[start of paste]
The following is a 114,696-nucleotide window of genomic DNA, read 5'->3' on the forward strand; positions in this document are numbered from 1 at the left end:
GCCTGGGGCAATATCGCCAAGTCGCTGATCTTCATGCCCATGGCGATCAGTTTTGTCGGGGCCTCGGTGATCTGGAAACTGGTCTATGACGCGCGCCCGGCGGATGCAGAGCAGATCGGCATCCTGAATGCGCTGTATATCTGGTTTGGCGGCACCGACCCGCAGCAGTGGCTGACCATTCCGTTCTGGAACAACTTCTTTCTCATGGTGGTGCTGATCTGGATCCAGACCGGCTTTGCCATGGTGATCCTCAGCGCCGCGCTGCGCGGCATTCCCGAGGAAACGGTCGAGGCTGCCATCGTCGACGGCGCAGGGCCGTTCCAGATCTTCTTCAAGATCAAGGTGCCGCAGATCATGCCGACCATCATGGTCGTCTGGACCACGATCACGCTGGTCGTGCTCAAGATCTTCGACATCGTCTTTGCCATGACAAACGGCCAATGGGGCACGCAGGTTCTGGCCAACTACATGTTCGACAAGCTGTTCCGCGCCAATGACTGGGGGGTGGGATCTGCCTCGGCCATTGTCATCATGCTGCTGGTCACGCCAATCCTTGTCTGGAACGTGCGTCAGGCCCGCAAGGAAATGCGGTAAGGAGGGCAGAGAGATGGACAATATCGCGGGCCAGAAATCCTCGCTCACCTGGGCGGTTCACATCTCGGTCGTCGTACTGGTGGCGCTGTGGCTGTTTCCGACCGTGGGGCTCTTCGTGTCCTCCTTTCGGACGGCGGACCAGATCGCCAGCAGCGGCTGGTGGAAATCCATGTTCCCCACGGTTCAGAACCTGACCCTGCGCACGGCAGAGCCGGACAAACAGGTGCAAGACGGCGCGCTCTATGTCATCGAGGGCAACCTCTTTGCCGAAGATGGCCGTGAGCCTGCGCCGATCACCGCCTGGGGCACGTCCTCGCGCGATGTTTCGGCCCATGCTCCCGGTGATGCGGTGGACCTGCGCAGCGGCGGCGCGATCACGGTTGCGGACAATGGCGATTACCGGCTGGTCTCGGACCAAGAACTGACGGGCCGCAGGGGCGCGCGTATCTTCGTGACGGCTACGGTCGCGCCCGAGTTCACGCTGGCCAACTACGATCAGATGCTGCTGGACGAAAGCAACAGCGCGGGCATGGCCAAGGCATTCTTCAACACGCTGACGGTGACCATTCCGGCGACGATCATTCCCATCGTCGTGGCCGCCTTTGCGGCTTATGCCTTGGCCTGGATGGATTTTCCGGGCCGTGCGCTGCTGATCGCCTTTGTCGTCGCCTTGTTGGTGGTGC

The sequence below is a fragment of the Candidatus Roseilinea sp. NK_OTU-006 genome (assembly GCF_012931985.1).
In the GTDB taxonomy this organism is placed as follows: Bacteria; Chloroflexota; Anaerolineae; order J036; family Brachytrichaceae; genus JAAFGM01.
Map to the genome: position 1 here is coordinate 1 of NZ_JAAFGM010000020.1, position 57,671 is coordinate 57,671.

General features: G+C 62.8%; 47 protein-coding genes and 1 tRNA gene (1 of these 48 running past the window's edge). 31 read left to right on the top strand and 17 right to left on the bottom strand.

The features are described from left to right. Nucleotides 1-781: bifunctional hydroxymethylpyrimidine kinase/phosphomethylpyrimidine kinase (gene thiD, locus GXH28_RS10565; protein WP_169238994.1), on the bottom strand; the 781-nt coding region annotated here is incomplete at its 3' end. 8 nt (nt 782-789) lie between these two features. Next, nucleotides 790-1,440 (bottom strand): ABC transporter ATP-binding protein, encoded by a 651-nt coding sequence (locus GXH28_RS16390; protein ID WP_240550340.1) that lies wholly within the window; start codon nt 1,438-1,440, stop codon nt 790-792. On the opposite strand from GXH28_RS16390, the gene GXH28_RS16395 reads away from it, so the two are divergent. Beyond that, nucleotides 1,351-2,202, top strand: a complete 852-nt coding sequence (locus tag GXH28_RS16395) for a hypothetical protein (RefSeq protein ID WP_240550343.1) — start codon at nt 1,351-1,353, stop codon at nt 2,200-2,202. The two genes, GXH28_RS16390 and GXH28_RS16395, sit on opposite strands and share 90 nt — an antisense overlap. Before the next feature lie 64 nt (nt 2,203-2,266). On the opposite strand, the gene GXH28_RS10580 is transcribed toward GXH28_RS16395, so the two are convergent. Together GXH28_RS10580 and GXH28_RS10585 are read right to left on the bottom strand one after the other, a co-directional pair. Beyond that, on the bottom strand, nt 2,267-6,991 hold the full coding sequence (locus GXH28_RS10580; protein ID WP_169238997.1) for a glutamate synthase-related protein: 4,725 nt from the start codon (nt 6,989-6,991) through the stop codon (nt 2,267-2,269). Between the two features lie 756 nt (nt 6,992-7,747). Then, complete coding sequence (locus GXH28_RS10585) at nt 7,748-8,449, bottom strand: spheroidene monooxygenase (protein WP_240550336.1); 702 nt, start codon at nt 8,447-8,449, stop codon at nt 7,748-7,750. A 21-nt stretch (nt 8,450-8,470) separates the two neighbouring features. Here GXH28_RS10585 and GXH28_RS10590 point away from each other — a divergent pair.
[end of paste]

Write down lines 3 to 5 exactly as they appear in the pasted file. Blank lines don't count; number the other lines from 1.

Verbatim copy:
The sequence below is a fragment of the Candidatus Roseilinea sp. NK_OTU-006 genome (assembly GCF_012931985.1).
In the GTDB taxonomy this organism is placed as follows: Bacteria; Chloroflexota; Anaerolineae; order J036; family Brachytrichaceae; genus JAAFGM01.
Map to the genome: position 1 here is coordinate 1 of NZ_JAAFGM010000020.1, position 57,671 is coordinate 57,671.